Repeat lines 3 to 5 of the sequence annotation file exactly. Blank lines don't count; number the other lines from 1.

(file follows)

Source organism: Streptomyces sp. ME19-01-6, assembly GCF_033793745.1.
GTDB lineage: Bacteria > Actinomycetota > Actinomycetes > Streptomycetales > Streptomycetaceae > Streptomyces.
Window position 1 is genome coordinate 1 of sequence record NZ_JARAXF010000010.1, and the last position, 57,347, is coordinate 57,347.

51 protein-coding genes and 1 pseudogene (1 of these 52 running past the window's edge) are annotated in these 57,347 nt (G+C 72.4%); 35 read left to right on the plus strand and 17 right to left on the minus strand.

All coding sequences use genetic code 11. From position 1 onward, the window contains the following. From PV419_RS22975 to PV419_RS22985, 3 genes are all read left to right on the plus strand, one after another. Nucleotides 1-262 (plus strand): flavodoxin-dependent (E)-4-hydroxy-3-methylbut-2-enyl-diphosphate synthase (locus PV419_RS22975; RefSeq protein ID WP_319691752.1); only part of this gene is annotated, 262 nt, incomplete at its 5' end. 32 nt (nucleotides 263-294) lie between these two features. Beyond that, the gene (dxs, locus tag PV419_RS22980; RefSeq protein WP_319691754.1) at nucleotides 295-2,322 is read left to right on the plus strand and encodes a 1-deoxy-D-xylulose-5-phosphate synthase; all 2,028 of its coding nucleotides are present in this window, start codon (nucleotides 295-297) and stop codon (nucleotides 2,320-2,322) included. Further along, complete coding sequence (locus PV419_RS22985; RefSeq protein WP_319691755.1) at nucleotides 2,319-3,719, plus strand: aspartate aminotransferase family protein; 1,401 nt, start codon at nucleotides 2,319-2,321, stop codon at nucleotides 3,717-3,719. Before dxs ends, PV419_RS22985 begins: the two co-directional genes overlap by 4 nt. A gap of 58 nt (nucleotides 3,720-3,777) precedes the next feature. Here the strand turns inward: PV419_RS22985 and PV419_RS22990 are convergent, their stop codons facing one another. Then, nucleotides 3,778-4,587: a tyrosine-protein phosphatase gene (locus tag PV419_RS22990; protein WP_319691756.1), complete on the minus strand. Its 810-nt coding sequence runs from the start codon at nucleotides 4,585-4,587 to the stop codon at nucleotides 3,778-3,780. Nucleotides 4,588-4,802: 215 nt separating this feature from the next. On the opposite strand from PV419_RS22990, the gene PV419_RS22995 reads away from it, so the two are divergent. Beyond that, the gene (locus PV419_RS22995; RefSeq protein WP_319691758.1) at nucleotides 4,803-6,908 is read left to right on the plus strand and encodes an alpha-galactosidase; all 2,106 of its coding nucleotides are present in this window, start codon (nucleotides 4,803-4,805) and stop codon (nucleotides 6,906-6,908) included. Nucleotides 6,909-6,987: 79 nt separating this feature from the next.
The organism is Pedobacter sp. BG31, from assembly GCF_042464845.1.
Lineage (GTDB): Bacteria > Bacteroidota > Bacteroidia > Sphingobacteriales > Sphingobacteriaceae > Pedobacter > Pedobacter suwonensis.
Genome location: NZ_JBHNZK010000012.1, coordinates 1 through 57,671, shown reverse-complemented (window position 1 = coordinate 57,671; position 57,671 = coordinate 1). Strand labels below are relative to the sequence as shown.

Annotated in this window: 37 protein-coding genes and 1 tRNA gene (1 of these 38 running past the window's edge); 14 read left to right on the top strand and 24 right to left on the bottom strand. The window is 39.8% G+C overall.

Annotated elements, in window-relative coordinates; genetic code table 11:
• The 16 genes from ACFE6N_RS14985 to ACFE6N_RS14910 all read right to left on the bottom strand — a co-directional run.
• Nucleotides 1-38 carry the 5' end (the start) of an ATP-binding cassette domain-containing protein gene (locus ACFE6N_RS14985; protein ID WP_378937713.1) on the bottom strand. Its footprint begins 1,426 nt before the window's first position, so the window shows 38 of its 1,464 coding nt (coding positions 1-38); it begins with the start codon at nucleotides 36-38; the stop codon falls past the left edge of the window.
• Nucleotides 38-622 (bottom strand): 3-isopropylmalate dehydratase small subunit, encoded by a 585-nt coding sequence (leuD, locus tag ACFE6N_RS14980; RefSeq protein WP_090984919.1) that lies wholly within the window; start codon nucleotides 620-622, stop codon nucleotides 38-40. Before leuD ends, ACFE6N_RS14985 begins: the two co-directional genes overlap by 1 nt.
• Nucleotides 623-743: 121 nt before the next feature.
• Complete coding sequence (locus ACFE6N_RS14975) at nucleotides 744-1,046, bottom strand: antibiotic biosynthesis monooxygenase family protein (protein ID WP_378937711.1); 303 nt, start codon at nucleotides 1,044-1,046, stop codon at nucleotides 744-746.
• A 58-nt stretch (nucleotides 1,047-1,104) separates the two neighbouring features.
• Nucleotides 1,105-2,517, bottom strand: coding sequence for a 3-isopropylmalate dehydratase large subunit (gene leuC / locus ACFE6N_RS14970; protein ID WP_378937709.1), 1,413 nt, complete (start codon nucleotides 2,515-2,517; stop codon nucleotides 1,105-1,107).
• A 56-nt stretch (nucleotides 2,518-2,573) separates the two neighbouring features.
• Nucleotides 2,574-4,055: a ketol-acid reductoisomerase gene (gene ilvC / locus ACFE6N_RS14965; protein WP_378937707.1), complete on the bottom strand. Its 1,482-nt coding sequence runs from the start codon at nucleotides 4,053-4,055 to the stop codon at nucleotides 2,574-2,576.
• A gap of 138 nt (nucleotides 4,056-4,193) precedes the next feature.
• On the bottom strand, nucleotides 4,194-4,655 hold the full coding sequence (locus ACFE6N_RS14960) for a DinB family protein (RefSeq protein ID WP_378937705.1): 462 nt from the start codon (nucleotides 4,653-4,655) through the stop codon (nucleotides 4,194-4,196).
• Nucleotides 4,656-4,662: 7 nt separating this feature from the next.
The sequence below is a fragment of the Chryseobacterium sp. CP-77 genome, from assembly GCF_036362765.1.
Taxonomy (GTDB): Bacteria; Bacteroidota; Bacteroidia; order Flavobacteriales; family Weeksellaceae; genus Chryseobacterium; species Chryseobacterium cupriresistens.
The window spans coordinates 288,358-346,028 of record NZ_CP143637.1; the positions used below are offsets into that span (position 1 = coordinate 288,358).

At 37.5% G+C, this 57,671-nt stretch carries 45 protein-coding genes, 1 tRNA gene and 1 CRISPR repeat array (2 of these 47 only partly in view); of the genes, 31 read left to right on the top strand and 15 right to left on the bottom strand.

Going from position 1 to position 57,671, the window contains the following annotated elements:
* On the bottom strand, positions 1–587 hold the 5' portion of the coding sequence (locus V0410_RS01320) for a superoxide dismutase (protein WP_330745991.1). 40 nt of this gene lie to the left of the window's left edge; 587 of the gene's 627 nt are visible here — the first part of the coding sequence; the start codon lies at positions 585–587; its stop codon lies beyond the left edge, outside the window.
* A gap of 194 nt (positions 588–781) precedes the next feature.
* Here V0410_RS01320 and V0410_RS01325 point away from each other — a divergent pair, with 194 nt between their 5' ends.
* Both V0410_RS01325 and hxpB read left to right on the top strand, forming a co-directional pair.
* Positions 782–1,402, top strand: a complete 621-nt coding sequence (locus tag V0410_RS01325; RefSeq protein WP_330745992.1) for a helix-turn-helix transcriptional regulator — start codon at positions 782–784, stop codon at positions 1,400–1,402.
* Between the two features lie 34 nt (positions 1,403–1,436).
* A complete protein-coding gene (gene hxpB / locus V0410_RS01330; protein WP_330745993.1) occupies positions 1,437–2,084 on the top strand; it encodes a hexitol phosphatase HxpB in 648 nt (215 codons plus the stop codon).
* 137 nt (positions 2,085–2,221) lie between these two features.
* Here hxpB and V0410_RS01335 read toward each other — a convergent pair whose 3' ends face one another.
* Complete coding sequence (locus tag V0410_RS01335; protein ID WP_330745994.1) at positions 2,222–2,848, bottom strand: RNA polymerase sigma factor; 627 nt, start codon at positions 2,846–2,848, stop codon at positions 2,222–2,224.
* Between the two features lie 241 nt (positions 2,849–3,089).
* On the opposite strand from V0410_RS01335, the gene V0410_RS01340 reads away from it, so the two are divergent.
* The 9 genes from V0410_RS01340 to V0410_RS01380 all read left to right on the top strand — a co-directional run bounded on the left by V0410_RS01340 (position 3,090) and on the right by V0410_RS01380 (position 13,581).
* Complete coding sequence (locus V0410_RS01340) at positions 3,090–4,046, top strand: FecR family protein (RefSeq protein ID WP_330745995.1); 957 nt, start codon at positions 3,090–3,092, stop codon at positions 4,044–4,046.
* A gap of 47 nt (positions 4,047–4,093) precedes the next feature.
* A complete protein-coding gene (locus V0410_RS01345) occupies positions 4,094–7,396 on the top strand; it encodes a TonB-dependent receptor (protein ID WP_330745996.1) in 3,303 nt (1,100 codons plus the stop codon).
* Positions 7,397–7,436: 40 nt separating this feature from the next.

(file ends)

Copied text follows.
Window position 1 is genome coordinate 1 of sequence record NZ_JARAXF010000010.1, and the last position, 57,347, is coordinate 57,347.

51 protein-coding genes and 1 pseudogene (1 of these 52 running past the window's edge) are annotated in these 57,347 nt (G+C 72.4%); 35 read left to right on the plus strand and 17 right to left on the minus strand.

All coding sequences use genetic code 11. From position 1 onward, the window contains the following. From PV419_RS22975 to PV419_RS22985, 3 genes are all read left to right on the plus strand, one after another. Nucleotides 1-262 (plus strand): flavodoxin-dependent (E)-4-hydroxy-3-methylbut-2-enyl-diphosphate synthase (locus PV419_RS22975; RefSeq protein ID WP_319691752.1); only part of this gene is annotated, 262 nt, incomplete at its 5' end. 32 nt (nucleotides 263-294) lie between these two features. Beyond that, the gene (dxs, locus tag PV419_RS22980; RefSeq protein WP_319691754.1) at nucleotides 295-2,322 is read left to right on the plus strand and encodes a 1-deoxy-D-xylulose-5-phosphate synthase; all 2,028 of its coding nucleotides are present in this window, start codon (nucleotides 295-297) and stop codon (nucleotides 2,320-2,322) included. Further along, complete coding sequence (locus PV419_RS22985; RefSeq protein WP_319691755.1) at nucleotides 2,319-3,719, plus strand: aspartate aminotransferase family protein; 1,401 nt, start codon at nucleotides 2,319-2,321, stop codon at nucleotides 3,717-3,719. Before dxs ends, PV419_RS22985 begins: the two co-directional genes overlap by 4 nt. A gap of 58 nt (nucleotides 3,720-3,777) precedes the next feature. Here the strand turns inward: PV419_RS22985 and PV419_RS22990 are convergent, their stop codons facing one another. Then, nucleotides 3,778-4,587: a tyrosine-protein phosphatase gene (locus tag PV419_RS22990; protein WP_319691756.1), complete on the minus strand. Its 810-nt coding sequence runs from the start codon at nucleotides 4,585-4,587 to the stop codon at nucleotides 3,778-3,780. Nucleotides 4,588-4,802: 215 nt separating this feature from the next. On the opposite strand from PV419_RS22990, the gene PV419_RS22995 reads away from it, so the two are divergent. Beyond that, the gene (locus PV419_RS22995; RefSeq protein WP_319691758.1) at nucleotides 4,803-6,908 is read left to right on the plus strand and encodes an alpha-galactosidase; all 2,106 of its coding nucleotides are present in this window, start codon (nucleotides 4,803-4,805) and stop codon (nucleotides 6,906-6,908) included. Nucleotides 6,909-6,987: 79 nt separating this feature from the next.